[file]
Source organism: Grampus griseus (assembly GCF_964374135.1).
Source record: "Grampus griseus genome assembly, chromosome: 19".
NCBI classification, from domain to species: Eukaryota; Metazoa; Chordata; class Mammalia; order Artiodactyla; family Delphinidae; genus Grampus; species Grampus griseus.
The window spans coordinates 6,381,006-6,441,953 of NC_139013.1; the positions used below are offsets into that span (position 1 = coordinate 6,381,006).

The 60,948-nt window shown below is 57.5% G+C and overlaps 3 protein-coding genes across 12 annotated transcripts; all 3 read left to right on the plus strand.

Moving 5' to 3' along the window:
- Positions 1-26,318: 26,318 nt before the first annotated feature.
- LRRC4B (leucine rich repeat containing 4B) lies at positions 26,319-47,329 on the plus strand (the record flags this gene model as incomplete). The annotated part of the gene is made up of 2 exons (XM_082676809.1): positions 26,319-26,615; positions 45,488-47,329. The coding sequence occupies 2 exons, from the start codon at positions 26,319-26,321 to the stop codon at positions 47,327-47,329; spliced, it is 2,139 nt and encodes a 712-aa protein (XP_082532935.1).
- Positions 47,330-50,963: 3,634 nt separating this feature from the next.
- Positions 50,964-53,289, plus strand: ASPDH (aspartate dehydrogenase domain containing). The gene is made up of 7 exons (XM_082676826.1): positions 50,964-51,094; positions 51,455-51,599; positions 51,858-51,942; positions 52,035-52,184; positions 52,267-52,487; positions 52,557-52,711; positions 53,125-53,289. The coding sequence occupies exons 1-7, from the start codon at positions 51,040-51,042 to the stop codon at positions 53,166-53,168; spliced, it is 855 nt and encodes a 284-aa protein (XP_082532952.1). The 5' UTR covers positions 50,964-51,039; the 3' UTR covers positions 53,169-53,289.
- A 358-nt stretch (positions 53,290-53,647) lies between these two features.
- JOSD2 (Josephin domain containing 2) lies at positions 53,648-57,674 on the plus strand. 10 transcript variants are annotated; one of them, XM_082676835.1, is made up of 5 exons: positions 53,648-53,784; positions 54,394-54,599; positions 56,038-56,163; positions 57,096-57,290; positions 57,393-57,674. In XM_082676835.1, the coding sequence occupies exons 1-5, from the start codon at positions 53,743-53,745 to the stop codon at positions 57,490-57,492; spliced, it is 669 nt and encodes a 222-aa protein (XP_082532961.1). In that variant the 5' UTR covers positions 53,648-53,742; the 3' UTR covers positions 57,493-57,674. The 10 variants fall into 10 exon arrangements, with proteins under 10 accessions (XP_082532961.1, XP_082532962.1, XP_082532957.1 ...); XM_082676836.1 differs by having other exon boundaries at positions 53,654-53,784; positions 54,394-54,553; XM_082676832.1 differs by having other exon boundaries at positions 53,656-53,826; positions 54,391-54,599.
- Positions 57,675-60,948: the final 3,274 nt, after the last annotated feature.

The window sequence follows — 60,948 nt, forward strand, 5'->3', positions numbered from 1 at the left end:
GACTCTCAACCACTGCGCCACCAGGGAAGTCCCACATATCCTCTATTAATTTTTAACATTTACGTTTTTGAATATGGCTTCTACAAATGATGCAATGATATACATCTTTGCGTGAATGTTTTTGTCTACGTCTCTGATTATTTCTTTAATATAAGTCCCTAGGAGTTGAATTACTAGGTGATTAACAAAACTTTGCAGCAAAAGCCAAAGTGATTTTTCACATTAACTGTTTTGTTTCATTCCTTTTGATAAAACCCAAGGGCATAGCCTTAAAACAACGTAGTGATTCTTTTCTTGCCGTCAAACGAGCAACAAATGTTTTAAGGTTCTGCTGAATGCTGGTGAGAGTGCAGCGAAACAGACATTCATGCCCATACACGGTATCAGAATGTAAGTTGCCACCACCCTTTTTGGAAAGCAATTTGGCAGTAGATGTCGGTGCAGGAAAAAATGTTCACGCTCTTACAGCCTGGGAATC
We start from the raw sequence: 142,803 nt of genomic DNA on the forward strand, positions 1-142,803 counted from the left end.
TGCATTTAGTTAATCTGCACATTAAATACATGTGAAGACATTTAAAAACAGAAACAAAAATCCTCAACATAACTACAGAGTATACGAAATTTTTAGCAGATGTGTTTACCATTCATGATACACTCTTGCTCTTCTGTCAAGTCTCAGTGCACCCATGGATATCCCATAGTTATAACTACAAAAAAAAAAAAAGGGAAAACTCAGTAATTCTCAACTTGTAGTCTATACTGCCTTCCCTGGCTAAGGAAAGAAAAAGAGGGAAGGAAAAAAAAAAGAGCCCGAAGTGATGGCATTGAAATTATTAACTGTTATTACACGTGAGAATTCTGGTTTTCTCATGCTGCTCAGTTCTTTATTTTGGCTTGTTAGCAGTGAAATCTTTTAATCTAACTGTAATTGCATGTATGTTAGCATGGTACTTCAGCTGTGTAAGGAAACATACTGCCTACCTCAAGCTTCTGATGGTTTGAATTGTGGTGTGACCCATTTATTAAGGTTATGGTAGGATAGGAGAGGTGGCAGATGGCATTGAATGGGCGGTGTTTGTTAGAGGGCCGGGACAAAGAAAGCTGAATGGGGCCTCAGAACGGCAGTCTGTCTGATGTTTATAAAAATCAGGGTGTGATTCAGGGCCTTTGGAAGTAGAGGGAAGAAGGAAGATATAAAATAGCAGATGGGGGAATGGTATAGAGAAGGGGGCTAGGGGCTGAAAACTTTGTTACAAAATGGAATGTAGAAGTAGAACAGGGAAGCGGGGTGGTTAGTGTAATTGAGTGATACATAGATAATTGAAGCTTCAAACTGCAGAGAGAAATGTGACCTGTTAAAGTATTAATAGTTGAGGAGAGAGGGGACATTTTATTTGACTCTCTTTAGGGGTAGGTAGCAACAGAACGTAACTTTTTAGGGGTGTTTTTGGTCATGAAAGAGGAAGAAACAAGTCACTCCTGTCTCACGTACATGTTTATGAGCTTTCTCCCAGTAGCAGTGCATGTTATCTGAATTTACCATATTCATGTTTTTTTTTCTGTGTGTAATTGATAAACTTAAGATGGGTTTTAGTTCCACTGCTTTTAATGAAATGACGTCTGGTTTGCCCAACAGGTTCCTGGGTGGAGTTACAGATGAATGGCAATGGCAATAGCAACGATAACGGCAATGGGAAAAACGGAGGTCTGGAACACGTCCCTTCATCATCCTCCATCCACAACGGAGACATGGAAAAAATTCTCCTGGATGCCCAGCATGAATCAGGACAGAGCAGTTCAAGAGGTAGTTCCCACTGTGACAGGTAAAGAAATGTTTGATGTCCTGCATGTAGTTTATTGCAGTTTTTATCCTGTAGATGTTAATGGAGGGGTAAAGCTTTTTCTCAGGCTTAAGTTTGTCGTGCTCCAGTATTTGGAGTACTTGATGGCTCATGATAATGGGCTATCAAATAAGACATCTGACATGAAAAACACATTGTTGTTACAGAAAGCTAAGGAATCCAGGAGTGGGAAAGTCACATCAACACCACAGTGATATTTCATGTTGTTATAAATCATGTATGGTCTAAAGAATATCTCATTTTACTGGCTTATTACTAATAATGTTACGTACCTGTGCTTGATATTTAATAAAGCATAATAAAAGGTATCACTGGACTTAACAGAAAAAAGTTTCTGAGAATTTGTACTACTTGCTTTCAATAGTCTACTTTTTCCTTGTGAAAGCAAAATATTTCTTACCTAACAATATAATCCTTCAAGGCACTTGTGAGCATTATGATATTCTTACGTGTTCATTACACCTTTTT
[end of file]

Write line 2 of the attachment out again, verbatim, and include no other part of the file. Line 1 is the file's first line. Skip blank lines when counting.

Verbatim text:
Source record: "Grampus griseus genome assembly, chromosome: 19".